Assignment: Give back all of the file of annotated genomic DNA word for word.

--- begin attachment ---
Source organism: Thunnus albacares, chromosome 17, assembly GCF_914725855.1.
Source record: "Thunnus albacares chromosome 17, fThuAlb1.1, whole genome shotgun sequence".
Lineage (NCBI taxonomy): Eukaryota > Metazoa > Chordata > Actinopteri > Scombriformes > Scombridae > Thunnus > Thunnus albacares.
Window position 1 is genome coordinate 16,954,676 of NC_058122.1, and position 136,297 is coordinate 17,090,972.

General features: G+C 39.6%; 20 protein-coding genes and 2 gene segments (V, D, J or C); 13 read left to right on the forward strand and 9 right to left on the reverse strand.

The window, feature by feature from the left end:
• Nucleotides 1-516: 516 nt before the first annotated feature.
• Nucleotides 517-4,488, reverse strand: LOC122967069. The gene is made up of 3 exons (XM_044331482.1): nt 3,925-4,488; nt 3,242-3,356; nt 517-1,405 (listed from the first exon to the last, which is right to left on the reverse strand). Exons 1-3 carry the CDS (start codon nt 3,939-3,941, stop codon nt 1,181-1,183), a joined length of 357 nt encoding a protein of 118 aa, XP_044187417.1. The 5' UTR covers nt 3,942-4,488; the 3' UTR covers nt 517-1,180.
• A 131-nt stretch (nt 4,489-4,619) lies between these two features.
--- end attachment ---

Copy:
Source organism: Thunnus albacares, chromosome 17, assembly GCF_914725855.1.
Source record: "Thunnus albacares chromosome 17, fThuAlb1.1, whole genome shotgun sequence".
Lineage (NCBI taxonomy): Eukaryota > Metazoa > Chordata > Actinopteri > Scombriformes > Scombridae > Thunnus > Thunnus albacares.
Window position 1 is genome coordinate 16,954,676 of NC_058122.1, and position 136,297 is coordinate 17,090,972.

General features: G+C 39.6%; 20 protein-coding genes and 2 gene segments (V, D, J or C); 13 read left to right on the forward strand and 9 right to left on the reverse strand.

The window, feature by feature from the left end:
• Nucleotides 1-516: 516 nt before the first annotated feature.
• Nucleotides 517-4,488, reverse strand: LOC122967069. The gene is made up of 3 exons (XM_044331482.1): nt 3,925-4,488; nt 3,242-3,356; nt 517-1,405 (listed from the first exon to the last, which is right to left on the reverse strand). Exons 1-3 carry the CDS (start codon nt 3,939-3,941, stop codon nt 1,181-1,183), a joined length of 357 nt encoding a protein of 118 aa, XP_044187417.1. The 5' UTR covers nt 3,942-4,488; the 3' UTR covers nt 517-1,180.
• A 131-nt stretch (nt 4,489-4,619) lies between these two features.